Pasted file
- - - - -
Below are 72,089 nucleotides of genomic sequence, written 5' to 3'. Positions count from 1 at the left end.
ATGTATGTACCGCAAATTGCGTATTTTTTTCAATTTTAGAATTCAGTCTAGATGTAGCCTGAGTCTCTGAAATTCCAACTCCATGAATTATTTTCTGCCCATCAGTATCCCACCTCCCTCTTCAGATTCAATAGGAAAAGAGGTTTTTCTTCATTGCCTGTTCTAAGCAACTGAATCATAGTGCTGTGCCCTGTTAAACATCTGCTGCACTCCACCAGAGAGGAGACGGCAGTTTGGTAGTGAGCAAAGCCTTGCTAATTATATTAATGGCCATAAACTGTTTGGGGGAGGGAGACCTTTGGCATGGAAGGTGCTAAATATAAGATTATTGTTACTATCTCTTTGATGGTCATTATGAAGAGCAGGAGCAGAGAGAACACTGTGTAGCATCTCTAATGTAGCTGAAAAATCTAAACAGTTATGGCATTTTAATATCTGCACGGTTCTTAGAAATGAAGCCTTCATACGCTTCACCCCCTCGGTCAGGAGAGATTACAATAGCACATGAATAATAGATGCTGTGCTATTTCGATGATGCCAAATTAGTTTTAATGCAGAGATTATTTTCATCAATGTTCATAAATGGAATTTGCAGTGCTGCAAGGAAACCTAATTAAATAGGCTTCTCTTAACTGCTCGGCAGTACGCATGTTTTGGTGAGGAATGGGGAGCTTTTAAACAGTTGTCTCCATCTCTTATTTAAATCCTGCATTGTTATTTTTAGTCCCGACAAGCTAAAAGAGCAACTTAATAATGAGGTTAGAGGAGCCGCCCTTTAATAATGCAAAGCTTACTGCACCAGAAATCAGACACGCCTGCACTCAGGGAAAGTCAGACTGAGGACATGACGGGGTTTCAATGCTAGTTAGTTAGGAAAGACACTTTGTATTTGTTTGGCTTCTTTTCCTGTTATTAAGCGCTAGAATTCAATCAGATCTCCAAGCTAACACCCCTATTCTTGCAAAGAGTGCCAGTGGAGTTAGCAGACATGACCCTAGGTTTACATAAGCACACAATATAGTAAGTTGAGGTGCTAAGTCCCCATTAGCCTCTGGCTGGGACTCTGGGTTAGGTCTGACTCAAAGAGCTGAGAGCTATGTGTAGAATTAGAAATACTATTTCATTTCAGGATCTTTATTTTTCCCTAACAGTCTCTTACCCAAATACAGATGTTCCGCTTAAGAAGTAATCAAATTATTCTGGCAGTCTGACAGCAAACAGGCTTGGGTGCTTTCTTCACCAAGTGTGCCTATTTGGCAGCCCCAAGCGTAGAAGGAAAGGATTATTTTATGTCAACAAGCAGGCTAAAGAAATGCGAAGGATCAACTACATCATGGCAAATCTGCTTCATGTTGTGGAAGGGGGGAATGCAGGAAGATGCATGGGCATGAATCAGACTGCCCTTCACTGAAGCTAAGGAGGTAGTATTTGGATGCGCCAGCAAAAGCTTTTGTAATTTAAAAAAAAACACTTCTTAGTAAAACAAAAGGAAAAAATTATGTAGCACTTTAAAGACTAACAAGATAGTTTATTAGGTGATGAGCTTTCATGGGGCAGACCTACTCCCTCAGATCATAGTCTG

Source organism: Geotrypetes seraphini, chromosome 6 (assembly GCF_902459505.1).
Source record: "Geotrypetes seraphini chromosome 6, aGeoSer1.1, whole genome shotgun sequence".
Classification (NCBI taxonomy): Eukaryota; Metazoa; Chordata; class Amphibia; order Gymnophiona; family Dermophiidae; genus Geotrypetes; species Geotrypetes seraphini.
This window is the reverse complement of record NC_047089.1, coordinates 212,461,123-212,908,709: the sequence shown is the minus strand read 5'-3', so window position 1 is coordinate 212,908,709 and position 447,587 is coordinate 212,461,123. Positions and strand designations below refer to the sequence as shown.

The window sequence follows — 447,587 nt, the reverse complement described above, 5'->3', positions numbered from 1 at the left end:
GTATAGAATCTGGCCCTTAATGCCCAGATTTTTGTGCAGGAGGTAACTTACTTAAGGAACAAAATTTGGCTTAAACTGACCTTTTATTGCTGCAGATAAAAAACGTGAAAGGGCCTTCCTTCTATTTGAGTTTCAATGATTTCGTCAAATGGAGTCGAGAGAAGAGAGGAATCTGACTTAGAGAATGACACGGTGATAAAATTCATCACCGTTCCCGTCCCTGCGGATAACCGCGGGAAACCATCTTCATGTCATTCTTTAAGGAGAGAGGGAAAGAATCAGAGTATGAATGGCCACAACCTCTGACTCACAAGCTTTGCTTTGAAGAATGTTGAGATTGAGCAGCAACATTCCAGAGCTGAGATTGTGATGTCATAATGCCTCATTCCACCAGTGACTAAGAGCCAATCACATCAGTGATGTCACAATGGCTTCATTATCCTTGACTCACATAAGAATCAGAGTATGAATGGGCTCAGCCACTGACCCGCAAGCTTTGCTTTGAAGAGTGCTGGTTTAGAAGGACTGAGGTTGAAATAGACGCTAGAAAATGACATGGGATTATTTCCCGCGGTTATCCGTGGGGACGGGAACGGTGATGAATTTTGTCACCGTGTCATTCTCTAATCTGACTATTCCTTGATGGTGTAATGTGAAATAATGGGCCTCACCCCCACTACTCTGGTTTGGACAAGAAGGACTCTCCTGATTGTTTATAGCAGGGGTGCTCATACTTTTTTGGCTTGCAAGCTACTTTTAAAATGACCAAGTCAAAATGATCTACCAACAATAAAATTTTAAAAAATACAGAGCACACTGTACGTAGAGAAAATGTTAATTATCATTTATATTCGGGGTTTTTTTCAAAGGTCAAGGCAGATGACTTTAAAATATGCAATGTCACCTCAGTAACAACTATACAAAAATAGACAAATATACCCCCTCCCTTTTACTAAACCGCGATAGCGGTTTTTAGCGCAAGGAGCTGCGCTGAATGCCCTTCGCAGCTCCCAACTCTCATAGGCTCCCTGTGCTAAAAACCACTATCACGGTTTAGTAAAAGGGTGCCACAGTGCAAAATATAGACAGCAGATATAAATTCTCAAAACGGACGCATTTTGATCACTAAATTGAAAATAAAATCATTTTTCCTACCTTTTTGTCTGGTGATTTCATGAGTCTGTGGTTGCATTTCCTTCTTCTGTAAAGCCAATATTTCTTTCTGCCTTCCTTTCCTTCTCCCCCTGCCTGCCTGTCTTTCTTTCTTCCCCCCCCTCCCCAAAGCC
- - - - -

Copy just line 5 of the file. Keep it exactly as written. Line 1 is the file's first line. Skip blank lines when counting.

Classification (NCBI taxonomy): Eukaryota; Metazoa; Chordata; class Amphibia; order Gymnophiona; family Dermophiidae; genus Geotrypetes; species Geotrypetes seraphini.